In a recent audio interview, a junior editor at Orion puts the question, “Paul, people say that your message leaves them without hope. Do you hold any hope?” Kingsnorth answers, “It depends upon what you are hoping for.”  He goes on to make it clear that he does not hope for a solution to climate change, avoiding imminent collapse.  But he is not as pessimistic as James Lovelock, who envisions “Isolated mating (human) pairs in polar regions overseen by warlords” by early next century, nor Guy McPherson, who warns of a mass extinction event in the northern hemisphere by 2035.  Like most whose hope is honest rather than feathered by denial, he makes it clear that the foundations of global modernist civilization are rapidly crumbling, and the massive feedback loops of climate disruption have already engaged.  A man who owns twelve different kinds of scythes, and loves uses them, his best hope is for a chastened human presence working within a nineteenth century level of material existence (similar to James Howard Kunstler's “World Made by Hand” series).  But he acknowledges even that is a long shot. 

As for the fighting stance, Naomi Klein has written a series of penetrating analyses of global capitalism,  and I respect her research and analysis.  But when it comes to reforms which could be bolstered by honest hope, she comes up short.  In her latest major work "This Changes Everything," Klein places her hope in a global socialist movement arising before 2020 which would radically re-order global priorities and stop the emissions curve short of catastrophe.  She has famously denounced Kingsnorth as a traitor to the environmental movement. Listen to her critique, and it is clear that he makes her blood boil.  But just as our country is not ready for a socialist revolution, despite the mounting excesses of the Right, the world does not seem posed for the kind of radical change which Klein feels those excesses have made inevitable.  And the emissions curve against which she strains heroically has become much steeper since she published her latest call to arms.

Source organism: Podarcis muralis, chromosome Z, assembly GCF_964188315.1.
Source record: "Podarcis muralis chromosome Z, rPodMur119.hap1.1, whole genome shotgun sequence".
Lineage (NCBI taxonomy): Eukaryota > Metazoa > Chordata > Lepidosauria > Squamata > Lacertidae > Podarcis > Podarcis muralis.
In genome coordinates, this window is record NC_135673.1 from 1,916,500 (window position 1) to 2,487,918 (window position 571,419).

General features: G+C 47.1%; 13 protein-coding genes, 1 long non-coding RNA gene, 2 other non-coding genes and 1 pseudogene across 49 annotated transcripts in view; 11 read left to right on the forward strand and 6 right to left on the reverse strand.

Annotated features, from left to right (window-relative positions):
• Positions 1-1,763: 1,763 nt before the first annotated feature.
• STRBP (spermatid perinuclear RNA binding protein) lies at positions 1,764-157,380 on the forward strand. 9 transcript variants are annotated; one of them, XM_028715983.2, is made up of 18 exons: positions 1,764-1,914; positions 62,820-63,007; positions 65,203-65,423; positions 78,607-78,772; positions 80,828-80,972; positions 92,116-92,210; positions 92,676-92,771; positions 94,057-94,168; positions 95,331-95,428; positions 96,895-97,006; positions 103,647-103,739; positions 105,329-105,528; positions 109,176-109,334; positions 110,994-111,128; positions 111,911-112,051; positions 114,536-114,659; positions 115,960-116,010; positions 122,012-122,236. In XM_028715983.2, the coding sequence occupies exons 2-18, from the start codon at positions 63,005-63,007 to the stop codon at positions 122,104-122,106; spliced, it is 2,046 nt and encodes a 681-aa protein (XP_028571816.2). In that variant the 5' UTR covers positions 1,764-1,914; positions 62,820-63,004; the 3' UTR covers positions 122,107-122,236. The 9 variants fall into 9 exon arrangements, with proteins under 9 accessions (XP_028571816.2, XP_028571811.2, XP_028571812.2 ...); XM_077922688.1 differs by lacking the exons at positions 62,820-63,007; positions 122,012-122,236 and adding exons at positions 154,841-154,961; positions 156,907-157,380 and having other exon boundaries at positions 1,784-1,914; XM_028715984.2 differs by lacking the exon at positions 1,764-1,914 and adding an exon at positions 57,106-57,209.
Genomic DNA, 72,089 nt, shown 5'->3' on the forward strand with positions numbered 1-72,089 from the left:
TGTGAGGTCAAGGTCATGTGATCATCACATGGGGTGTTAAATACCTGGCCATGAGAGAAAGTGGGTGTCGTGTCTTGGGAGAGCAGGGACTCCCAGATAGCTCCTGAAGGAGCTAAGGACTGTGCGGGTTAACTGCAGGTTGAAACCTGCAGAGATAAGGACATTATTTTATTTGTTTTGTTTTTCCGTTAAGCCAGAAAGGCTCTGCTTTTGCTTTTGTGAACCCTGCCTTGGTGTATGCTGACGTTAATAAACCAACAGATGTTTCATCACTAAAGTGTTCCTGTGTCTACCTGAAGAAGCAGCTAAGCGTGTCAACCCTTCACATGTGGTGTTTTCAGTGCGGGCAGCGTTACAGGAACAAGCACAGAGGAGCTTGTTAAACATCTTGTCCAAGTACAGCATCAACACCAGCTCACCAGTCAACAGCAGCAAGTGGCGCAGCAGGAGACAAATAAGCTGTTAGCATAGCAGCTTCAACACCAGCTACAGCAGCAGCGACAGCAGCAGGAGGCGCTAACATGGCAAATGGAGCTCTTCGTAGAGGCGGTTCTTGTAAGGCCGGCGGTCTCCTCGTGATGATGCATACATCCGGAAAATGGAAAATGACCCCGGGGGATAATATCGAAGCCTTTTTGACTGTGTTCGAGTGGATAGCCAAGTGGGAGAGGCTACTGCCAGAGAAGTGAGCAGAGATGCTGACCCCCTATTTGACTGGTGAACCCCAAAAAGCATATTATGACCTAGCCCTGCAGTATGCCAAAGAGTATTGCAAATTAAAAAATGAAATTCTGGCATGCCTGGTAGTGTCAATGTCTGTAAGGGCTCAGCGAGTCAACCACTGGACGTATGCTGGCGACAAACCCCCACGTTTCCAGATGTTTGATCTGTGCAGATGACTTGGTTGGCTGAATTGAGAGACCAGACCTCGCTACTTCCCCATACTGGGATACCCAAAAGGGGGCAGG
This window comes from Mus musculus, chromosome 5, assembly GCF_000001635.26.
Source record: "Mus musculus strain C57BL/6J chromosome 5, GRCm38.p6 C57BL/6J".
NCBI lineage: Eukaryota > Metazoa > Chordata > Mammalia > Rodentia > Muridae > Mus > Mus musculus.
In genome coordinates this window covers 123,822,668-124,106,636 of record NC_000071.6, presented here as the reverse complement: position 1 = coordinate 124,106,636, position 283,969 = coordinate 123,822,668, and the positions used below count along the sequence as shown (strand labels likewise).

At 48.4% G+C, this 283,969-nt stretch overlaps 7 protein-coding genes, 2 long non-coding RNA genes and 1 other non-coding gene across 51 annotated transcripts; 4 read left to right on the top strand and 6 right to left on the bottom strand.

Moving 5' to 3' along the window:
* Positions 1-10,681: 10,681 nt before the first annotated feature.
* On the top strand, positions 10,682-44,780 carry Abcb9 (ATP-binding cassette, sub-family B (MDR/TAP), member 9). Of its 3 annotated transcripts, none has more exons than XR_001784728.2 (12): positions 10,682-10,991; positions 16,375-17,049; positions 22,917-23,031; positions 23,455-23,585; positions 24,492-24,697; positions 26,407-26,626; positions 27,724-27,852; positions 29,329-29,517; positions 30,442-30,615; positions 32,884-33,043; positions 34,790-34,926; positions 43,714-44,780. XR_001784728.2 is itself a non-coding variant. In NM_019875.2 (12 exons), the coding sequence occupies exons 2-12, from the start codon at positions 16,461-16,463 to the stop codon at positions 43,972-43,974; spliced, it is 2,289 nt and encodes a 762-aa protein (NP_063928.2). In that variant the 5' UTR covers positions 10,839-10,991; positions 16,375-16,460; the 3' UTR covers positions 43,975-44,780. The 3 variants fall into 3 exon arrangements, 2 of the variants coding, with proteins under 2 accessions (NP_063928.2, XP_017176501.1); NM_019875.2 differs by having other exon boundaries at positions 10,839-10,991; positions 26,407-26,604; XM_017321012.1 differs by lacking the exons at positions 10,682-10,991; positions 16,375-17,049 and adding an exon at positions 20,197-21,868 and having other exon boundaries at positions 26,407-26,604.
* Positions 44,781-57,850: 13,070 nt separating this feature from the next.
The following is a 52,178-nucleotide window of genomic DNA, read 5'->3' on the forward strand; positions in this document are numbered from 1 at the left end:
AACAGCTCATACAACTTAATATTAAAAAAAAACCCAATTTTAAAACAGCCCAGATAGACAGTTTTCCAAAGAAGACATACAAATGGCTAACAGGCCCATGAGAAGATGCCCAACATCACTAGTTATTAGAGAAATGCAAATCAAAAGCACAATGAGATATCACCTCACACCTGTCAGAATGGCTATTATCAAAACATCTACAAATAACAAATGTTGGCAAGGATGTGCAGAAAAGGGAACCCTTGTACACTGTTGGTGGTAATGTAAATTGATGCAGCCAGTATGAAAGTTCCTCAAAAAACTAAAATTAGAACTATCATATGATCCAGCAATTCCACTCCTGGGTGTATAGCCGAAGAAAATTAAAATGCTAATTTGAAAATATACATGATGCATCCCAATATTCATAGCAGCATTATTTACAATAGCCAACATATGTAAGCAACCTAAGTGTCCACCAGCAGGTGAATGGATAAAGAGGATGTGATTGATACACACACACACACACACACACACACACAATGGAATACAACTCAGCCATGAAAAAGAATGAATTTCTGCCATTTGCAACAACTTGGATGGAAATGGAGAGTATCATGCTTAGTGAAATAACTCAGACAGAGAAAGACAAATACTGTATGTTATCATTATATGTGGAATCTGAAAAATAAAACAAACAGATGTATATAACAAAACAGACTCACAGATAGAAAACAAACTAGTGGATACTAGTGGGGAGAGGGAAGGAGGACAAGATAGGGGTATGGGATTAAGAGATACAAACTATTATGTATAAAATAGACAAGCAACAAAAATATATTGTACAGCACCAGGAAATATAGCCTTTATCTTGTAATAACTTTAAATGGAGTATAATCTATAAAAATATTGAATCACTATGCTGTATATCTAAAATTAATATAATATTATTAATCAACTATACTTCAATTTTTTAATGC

Climate betrayal by conniving, dishonest Republicans and their disinformation campaign? Perhaps, if you expected them to behave like responsible politicians.  Environmentalists betrayed by a good, smart man in Paul Kingsnorth? Not at all, for the truth is that the environmental movement has betrayed itself.  Environmentalists may not think they hold mainstream values, but by and large they live like the masses.  And, except for their laudable subsistence farming and Luddite fringe, they either openly or secretly believe that human technique will save us.

The problem is that environmentalists, as Kingsnorth argued in “Dark Ecology,” came to depend early on upon quantity, rather than quality, fully swallowing the assumption that measurement and the context of scientific data is the path to slowing down the awakening Climate Beast (Tim Flannery).  But the science of measurement should only be an accoutrement to the central work, which involves unexamined modernist values

And what is the alternative?  A couple of years ago, a young Baptist woman with whom I have worked in faith-based local environmental work was asked to give the sermon at First Baptist in Spruce Pine.  This looked to me like another instance of grudging acknowledgement of the problem, with the pastor lacking the courage to put his job on the line.  But unlike myself, who, like a good liberal,  has included climate science and even some statistics in my climate sermons, Starli spent her entire sermon describing the way her grandparents lived.  She concluded by asking where the climate change issue would be if we had continued to practice the old ways of the Southern Appalachian mountaineers.  Going even further back, we have the Cherokee and Catawba from whom we stole this land.  That is another story, but the sad point is that it is better to set your compass aright and continue to steer by it than to try to reconstitute a whole set of skills with diminished resources in a world of runaway climate change and an additional 6.5 billion earthlings.

So we are back to the moral and imaginative ground of last month's posts. Rather than trying to solve the problems of technology with more technology, expecting human nature to change, or mounting a global socialist revolution, we need to learn to live in place, guided by the old stories that places will tell us if we would only listen. And let our hope be guided by the voices of place, which we must attend, one by one.

Saturday, November 18, 2017


The Cicada, the Witch, and the White Bear